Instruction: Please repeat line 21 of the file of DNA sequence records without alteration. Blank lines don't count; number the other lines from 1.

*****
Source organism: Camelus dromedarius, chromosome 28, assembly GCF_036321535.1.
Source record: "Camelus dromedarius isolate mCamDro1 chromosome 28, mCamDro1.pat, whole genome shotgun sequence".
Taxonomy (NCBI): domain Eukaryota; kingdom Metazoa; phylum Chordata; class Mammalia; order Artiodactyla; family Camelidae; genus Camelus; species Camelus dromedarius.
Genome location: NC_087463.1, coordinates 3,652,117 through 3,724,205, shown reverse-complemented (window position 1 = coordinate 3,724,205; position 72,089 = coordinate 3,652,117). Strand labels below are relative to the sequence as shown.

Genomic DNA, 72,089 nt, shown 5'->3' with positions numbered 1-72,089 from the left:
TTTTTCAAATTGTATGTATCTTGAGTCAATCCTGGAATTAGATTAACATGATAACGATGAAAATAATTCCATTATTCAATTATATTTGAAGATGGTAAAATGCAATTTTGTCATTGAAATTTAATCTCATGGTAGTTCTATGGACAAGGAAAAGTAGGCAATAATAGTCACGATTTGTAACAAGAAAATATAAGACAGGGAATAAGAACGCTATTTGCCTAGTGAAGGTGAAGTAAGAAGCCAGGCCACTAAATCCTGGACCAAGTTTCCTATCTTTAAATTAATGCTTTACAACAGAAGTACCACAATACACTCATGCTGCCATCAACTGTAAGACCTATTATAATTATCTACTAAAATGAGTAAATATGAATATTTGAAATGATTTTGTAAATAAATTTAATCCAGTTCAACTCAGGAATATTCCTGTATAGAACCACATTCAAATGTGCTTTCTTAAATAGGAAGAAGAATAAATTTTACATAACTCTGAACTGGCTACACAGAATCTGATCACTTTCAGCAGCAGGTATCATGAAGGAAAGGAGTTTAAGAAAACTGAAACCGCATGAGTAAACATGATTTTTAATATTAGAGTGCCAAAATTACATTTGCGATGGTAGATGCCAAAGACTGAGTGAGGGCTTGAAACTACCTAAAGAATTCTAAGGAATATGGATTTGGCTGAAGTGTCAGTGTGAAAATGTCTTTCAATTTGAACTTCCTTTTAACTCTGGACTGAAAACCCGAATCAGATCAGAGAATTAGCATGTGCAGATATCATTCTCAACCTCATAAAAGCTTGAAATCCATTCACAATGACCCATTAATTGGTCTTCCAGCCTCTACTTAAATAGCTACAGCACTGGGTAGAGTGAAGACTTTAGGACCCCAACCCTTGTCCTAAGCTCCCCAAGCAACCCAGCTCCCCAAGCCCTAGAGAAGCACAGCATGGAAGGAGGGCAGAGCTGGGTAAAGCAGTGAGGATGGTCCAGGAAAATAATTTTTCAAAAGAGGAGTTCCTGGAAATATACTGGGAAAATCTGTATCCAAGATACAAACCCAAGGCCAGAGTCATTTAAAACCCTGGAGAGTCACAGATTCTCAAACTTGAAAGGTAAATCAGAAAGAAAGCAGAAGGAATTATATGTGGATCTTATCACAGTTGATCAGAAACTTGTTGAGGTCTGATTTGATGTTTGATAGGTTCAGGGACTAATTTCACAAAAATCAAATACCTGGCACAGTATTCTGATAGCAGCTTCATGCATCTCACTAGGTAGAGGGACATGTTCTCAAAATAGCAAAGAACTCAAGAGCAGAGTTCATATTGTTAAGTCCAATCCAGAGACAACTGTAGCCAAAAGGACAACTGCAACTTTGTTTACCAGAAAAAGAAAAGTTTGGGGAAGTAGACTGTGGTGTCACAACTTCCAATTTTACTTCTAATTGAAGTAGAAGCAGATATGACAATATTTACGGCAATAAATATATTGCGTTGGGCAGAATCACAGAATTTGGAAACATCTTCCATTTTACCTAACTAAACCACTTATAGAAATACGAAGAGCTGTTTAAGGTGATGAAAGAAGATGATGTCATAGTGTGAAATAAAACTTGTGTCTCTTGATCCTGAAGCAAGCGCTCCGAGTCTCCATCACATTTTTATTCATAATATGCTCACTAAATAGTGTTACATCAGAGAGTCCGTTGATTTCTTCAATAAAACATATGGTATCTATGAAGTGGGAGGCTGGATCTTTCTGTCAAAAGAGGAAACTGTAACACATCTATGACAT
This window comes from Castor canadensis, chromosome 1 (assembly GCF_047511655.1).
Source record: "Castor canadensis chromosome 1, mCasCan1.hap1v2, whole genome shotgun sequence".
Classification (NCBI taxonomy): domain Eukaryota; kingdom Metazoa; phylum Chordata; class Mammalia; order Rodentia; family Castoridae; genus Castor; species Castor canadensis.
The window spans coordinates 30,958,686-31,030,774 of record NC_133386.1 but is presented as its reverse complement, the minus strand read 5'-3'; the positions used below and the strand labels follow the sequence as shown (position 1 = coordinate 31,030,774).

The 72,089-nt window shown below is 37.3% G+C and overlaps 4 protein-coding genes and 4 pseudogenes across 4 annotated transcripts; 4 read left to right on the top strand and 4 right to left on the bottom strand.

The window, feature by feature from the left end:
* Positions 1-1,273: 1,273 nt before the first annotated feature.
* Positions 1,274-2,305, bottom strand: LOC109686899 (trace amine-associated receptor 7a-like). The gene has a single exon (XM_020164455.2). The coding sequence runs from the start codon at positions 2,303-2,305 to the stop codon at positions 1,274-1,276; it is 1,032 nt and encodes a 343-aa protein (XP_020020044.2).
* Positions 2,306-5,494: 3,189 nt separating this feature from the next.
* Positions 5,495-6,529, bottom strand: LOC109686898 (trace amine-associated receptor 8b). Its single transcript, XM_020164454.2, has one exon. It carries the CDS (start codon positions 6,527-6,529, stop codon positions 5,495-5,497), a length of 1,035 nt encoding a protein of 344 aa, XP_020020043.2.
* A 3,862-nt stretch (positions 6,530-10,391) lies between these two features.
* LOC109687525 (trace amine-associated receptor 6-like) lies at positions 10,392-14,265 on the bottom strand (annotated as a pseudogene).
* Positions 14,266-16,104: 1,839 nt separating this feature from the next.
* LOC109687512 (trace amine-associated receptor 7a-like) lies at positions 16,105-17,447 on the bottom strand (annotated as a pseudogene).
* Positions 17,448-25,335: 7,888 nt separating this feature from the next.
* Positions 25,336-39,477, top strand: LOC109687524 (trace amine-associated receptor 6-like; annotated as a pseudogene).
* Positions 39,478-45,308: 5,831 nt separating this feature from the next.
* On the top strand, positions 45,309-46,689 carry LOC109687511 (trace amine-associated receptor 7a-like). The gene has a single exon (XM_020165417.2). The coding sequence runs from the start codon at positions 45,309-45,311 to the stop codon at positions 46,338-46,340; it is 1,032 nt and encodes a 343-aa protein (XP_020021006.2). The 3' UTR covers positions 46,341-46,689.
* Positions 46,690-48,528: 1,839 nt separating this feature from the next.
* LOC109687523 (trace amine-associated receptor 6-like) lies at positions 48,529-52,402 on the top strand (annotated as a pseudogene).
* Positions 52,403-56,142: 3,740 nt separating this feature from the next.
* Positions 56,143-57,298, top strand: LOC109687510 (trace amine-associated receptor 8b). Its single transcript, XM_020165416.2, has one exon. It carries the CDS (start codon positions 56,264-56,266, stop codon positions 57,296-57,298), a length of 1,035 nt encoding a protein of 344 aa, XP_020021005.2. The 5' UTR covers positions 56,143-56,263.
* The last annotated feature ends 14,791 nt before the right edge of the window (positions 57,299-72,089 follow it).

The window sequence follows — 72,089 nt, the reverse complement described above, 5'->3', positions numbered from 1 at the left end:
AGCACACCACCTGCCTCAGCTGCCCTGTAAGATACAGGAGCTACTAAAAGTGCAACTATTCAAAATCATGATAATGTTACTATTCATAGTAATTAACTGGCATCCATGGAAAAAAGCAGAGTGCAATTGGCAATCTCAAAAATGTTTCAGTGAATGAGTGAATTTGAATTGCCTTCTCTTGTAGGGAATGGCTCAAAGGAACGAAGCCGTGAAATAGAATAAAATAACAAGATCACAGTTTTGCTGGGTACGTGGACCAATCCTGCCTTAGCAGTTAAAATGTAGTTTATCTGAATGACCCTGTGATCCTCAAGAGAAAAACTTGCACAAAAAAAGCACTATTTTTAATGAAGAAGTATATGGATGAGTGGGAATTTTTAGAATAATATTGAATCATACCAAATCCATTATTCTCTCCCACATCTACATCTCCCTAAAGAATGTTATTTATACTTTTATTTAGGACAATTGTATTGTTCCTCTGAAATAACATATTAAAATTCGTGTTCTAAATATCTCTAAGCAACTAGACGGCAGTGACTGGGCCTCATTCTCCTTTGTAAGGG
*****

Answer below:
* Positions 17,448-25,335: 7,888 nt separating this feature from the next.